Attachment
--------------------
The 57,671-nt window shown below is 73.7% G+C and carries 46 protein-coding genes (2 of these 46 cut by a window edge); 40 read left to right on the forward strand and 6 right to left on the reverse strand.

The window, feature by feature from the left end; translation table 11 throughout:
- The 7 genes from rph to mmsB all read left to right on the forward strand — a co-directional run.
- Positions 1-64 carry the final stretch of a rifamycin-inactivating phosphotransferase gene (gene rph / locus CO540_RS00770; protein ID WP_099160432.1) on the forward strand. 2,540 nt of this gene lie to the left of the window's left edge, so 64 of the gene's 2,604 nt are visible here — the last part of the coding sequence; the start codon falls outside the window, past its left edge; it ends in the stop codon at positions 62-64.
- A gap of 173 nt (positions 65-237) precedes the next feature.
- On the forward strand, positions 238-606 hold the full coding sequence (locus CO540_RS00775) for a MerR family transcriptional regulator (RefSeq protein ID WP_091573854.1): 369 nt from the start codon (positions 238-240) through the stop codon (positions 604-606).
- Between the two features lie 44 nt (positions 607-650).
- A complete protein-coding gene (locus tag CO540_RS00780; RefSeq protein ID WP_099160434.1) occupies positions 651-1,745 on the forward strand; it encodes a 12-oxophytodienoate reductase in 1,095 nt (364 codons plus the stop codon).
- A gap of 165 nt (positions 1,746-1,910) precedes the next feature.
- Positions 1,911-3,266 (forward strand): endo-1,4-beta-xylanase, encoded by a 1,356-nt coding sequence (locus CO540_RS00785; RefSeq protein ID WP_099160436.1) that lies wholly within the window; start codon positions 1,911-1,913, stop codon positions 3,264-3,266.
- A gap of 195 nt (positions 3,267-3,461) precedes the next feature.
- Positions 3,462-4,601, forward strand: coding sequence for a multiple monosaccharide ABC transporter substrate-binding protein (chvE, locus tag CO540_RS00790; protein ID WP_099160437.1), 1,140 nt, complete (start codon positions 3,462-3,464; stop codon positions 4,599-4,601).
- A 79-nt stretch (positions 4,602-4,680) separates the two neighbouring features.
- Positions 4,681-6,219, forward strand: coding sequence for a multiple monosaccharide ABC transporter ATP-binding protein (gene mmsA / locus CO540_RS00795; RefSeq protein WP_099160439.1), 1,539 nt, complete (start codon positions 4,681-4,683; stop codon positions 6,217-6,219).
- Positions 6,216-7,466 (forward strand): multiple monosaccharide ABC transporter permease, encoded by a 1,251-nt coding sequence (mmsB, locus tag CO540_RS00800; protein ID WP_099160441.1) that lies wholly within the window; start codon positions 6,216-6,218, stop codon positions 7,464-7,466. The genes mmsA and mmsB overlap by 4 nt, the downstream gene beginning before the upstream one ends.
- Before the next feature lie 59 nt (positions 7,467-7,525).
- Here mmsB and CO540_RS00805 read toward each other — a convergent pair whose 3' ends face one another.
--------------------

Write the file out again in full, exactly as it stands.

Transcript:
The 57,671-nt window shown below is 73.7% G+C and carries 46 protein-coding genes (2 of these 46 cut by a window edge); 40 read left to right on the forward strand and 6 right to left on the reverse strand.

The window, feature by feature from the left end; translation table 11 throughout:
- The 7 genes from rph to mmsB all read left to right on the forward strand — a co-directional run.
- Positions 1-64 carry the final stretch of a rifamycin-inactivating phosphotransferase gene (gene rph / locus CO540_RS00770; protein ID WP_099160432.1) on the forward strand. 2,540 nt of this gene lie to the left of the window's left edge, so 64 of the gene's 2,604 nt are visible here — the last part of the coding sequence; the start codon falls outside the window, past its left edge; it ends in the stop codon at positions 62-64.
- A gap of 173 nt (positions 65-237) precedes the next feature.
- On the forward strand, positions 238-606 hold the full coding sequence (locus CO540_RS00775) for a MerR family transcriptional regulator (RefSeq protein ID WP_091573854.1): 369 nt from the start codon (positions 238-240) through the stop codon (positions 604-606).
- Between the two features lie 44 nt (positions 607-650).
- A complete protein-coding gene (locus tag CO540_RS00780; RefSeq protein ID WP_099160434.1) occupies positions 651-1,745 on the forward strand; it encodes a 12-oxophytodienoate reductase in 1,095 nt (364 codons plus the stop codon).
- A gap of 165 nt (positions 1,746-1,910) precedes the next feature.
- Positions 1,911-3,266 (forward strand): endo-1,4-beta-xylanase, encoded by a 1,356-nt coding sequence (locus CO540_RS00785; RefSeq protein ID WP_099160436.1) that lies wholly within the window; start codon positions 1,911-1,913, stop codon positions 3,264-3,266.
- A gap of 195 nt (positions 3,267-3,461) precedes the next feature.
- Positions 3,462-4,601, forward strand: coding sequence for a multiple monosaccharide ABC transporter substrate-binding protein (chvE, locus tag CO540_RS00790; protein ID WP_099160437.1), 1,140 nt, complete (start codon positions 3,462-3,464; stop codon positions 4,599-4,601).
- A 79-nt stretch (positions 4,602-4,680) separates the two neighbouring features.
- Positions 4,681-6,219, forward strand: coding sequence for a multiple monosaccharide ABC transporter ATP-binding protein (gene mmsA / locus CO540_RS00795; RefSeq protein WP_099160439.1), 1,539 nt, complete (start codon positions 4,681-4,683; stop codon positions 6,217-6,219).
- Positions 6,216-7,466 (forward strand): multiple monosaccharide ABC transporter permease, encoded by a 1,251-nt coding sequence (mmsB, locus tag CO540_RS00800; protein ID WP_099160441.1) that lies wholly within the window; start codon positions 6,216-6,218, stop codon positions 7,464-7,466. The genes mmsA and mmsB overlap by 4 nt, the downstream gene beginning before the upstream one ends.
- Before the next feature lie 59 nt (positions 7,467-7,525).
- Here mmsB and CO540_RS00805 read toward each other — a convergent pair whose 3' ends face one another.